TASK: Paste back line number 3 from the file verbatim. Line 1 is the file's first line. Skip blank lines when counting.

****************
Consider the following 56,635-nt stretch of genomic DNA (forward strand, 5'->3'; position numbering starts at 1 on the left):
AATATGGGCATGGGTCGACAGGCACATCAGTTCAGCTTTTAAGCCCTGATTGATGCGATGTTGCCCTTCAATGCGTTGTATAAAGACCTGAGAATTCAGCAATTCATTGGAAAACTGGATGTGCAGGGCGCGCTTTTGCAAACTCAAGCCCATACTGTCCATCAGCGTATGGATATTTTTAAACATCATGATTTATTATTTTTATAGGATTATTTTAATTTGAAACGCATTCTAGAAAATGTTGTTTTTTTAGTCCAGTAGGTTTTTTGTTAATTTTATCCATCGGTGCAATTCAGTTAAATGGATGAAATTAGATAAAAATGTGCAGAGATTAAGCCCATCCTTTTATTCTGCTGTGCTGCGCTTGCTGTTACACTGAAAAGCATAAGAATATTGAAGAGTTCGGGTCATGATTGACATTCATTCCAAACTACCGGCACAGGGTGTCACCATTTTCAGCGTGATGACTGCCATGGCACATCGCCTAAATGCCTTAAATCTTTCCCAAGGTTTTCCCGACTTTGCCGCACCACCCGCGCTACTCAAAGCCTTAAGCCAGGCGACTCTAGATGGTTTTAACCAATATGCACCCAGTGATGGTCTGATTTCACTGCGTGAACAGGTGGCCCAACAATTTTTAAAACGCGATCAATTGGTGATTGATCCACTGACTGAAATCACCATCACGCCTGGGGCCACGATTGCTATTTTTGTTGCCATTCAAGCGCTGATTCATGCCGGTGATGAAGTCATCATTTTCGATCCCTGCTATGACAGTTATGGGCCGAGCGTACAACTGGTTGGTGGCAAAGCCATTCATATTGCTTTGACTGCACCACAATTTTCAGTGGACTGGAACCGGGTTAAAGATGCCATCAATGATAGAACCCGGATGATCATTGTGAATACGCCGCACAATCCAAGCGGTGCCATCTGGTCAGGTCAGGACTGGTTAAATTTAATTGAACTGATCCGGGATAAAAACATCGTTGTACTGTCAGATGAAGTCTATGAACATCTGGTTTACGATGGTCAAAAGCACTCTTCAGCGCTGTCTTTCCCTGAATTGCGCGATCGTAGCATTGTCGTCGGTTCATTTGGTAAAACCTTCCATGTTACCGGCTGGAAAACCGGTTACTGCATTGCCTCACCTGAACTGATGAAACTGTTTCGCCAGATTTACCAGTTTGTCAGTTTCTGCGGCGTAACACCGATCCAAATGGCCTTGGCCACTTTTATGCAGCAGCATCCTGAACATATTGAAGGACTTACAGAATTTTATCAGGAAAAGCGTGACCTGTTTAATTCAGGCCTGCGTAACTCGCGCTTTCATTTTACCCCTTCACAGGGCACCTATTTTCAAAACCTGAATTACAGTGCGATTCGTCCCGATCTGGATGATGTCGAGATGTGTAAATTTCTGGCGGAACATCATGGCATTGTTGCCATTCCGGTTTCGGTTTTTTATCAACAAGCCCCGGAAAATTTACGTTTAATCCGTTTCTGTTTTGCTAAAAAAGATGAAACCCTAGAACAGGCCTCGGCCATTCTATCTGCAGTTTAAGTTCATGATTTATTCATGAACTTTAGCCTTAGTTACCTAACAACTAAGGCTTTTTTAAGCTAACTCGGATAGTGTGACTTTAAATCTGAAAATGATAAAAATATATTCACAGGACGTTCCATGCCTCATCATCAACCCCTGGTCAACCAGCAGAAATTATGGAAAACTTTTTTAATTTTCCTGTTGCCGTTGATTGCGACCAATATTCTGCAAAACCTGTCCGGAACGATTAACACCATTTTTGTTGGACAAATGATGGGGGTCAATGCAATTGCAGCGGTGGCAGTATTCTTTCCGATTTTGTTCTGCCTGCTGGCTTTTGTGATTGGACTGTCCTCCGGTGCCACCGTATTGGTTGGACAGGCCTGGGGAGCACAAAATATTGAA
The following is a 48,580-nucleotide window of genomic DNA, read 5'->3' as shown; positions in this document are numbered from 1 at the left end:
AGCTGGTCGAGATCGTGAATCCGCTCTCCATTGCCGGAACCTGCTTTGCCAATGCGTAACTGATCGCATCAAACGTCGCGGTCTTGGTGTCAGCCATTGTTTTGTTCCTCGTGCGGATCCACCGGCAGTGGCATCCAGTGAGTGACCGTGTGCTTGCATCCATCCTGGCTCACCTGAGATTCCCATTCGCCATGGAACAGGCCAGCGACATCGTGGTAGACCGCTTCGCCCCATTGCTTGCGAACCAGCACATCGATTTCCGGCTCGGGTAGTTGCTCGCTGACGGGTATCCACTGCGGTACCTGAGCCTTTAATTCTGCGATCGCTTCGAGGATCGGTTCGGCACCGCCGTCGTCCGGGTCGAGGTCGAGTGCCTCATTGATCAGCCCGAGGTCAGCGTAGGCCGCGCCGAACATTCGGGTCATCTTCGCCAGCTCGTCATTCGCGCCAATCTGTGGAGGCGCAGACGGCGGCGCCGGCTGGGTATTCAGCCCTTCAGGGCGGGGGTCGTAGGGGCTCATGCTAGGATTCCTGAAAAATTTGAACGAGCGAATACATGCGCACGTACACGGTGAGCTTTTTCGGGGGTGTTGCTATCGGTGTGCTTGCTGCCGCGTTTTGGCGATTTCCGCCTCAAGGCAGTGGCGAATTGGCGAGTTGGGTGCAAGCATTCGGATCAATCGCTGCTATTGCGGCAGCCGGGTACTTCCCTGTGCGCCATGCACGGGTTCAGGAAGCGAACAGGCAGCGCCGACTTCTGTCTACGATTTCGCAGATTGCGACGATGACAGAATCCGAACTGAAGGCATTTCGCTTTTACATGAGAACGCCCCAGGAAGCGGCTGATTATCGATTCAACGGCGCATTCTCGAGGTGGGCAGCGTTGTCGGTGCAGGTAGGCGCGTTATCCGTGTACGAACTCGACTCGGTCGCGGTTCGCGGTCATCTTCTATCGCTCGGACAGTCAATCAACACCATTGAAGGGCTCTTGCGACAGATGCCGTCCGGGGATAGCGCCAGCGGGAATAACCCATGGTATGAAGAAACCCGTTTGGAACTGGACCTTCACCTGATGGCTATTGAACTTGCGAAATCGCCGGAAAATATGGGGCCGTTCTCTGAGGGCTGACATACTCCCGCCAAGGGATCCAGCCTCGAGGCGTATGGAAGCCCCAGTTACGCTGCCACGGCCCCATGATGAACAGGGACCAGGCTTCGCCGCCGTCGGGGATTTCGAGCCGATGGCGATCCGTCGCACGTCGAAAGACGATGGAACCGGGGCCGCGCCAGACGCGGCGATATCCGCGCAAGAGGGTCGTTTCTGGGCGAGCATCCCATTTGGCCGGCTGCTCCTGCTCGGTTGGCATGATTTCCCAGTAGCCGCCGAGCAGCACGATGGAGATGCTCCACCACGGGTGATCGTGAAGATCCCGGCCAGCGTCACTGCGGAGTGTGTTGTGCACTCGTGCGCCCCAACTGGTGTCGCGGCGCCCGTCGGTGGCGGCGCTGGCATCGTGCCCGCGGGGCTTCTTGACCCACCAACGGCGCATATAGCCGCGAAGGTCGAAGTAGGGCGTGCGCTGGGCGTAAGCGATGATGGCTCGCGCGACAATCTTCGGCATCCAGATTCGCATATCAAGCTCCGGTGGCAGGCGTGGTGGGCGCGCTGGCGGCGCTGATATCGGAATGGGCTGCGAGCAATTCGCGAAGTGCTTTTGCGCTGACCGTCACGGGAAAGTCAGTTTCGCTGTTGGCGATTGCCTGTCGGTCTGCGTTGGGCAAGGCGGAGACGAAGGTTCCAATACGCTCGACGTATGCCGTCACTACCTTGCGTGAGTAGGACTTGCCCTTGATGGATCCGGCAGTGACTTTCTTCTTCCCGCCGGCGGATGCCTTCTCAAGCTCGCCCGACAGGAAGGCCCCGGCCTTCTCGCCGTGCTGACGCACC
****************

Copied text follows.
The following is a 48,580-nucleotide window of genomic DNA, read 5'->3' as shown; positions in this document are numbered from 1 at the left end: